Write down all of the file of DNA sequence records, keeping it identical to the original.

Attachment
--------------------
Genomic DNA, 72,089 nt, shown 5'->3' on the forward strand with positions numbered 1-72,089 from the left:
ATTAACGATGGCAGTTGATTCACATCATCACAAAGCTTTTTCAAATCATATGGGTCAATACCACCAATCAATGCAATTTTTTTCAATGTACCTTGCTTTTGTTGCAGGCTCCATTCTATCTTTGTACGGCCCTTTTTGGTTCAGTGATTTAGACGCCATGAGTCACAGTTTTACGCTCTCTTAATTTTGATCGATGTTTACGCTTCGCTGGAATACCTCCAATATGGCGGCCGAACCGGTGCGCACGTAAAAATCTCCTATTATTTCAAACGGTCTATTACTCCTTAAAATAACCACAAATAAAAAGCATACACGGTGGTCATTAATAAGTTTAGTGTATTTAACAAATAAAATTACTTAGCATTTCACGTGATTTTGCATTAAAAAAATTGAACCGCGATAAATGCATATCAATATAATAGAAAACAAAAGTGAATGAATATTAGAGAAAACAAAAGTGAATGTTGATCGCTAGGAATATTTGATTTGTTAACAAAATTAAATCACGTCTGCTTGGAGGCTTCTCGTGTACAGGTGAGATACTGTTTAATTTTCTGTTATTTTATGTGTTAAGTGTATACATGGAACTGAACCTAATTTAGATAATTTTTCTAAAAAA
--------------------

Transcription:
Genomic DNA, 72,089 nt, shown 5'->3' on the forward strand with positions numbered 1-72,089 from the left:
ATTAACGATGGCAGTTGATTCACATCATCACAAAGCTTTTTCAAATCATATGGGTCAATACCACCAATCAATGCAATTTTTTTCAATGTACCTTGCTTTTGTTGCAGGCTCCATTCTATCTTTGTACGGCCCTTTTTGGTTCAGTGATTTAGACGCCATGAGTCACAGTTTTACGCTCTCTTAATTTTGATCGATGTTTACGCTTCGCTGGAATACCTCCAATATGGCGGCCGAACCGGTGCGCACGTAAAAATCTCCTATTATTTCAAACGGTCTATTACTCCTTAAAATAACCACAAATAAAAAGCATACACGGTGGTCATTAATAAGTTTAGTGTATTTAACAAATAAAATTACTTAGCATTTCACGTGATTTTGCATTAAAAAAATTGAACCGCGATAAATGCATATCAATATAATAGAAAACAAAAGTGAATGAATATTAGAGAAAACAAAAGTGAATGTTGATCGCTAGGAATATTTGATTTGTTAACAAAATTAAATCACGTCTGCTTGGAGGCTTCTCGTGTACAGGTGAGATACTGTTTAATTTTCTGTTATTTTATGTGTTAAGTGTATACATGGAACTGAACCTAATTTAGATAATTTTTCTAAAAAA